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Obsidian is mineral-like, but not a true mineral because as a glass it is not
crystalline; in addition, its composition is too complex to comprise a single
mineral. It is sometimes classified as a mineraloid. Pure obsidian is usually
dark in appearance, though the color varies depending on the presence of
impurities. Iron and magnesium typically give the obsidian a dark green to brown
to black color. Very few samples are nearly colorless. In some stones, the
inclusion of small, white, radially clustered crystals of cristobalite in the
black glass produce a blotchy or snowflake pattern (snowflake obsidian). It may
contain patterns of gas bubbles remaining from the lava flow, aligned along
layers created as the molten rock was flowing before being cooled. These bubbles
can produce interesting effects such as a golden sheen (sheen obsidian) or an
iridescent, rainbow-like sheen (rainbow obsidian).
Obsidian can be found in locations which have experienced rhyolitic eruptions.
It can be found in Argentina, Armenia, Azerbaijan, Canada, Chile, Greece, El
Salvador, Guatemala, Iceland, Italy, Japan, Kenya, Mexico, New Zealand, Peru,
Scotland and United States. Obsidian flows which may be hiked on are found
within the calderas of Newberry Volcano and Medicine Lake Volcano in the Cascade
Range of western North America, and at Inyo Craters east of the Sierra Nevada in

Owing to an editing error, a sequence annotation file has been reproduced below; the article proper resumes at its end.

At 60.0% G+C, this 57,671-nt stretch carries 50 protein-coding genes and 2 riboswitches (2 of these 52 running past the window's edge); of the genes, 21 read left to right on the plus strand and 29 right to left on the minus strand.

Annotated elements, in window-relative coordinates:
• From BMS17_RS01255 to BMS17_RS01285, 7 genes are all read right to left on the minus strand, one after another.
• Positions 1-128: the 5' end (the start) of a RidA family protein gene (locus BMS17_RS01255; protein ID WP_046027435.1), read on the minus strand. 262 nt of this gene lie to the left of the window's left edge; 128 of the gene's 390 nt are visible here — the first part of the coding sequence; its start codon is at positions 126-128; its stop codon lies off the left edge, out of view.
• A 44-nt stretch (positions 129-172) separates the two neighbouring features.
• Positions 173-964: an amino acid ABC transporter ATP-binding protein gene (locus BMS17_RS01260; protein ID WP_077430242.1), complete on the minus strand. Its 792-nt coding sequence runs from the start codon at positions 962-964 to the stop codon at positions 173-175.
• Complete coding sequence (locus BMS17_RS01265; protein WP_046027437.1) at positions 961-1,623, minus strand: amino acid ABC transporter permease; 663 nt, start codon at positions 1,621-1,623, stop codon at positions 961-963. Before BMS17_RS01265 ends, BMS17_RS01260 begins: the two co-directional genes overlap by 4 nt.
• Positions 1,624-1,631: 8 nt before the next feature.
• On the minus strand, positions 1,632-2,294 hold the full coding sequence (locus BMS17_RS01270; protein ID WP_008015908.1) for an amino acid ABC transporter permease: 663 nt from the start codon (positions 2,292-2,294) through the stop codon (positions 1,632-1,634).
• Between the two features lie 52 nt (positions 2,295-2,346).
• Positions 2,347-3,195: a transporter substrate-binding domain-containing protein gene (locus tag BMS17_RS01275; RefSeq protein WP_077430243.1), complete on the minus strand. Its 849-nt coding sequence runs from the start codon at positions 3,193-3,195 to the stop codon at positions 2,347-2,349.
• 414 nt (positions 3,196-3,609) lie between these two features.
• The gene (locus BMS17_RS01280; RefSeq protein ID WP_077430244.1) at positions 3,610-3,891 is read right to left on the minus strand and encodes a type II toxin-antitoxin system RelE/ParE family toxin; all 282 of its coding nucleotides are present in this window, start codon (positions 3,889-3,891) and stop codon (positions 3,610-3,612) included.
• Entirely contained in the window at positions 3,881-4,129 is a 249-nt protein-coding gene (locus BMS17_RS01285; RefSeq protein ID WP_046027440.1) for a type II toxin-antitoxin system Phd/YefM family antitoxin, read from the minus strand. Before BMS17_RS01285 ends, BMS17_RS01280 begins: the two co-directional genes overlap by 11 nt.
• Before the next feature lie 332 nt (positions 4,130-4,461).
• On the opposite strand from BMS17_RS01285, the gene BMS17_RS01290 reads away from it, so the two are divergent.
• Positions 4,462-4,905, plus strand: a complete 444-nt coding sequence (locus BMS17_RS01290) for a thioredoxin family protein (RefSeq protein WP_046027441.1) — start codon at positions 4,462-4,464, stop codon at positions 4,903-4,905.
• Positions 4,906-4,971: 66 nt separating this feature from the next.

California. Yellowstone National Park has a mountainside containing obsidian
located between Mammoth Hot Springs and the Norris Geyser Basin, and deposits
can be found in many other western U.S. states including Arizona, Colorado, New
Mexico, Texas, Utah, Washington, Oregon and Idaho. Obsidian can also be found in
the eastern U.S. state of Virginia.
Obsidian was valued in Stone Age cultures because, like flint, it could be
fractured to produce sharp blades or arrowheads. Like all glass and some other
types of naturally occurring rocks, obsidian breaks with a characteristic
conchoidal fracture. It was also polished to create early mirrors. Modern
archaeologists have developed a relative dating system, obsidian hydration
dating, to calculate the age of obsidian artifacts.
Lithic analysis can be instrumental in understanding prehispanic groups in
Mesoamerica. A careful analysis of obsidian in a culture or place can be of
considerable use to reconstruct commerce, production, distribution and thereby
understand economic, social and political aspects of a civilization. This is the
case in Yaxchilán, a Maya city where even warfare implications have been studied
linked with obsidian use and its debris. Another example is the archeological
recovery at coastal Chumash sites in California indicating considerable trade
with the distant site of Casa Diablo, California in the Sierra Nevada Mountains.
Pre-Columbian Mesoamericans' use of obsidian was extensive and sophisticated;
including carved and worked obsidian for tools and decorative objects.
Mesoamericans also made a type of sword with obsidian blades mounted in a wooden
body. Called a macuahuitl, the weapon was capable of inflicting terrible
injuries, combining the sharp cutting edge of an obsidian blade with the ragged
cut of a serrated weapon.
Native American people traded obsidian throughout the Americas. Each volcano and
in some cases each volcanic eruption produces a distinguishable type of
obsidian, making it possible for archaeologists to trace the origins of a
particular artifact. Similar tracing techniques have allowed obsidian to be
identified in Greece also as coming from Melos, Nisyros or Yiali, islands in the
Aegean Sea. Obsidian cores and blades were traded great distances inland from
In Chile obsidian tools from Chaitén Volcano have been found
as far away as in Chan-Chan 400 km north of the volcano and also in sites 400 km
south of it.
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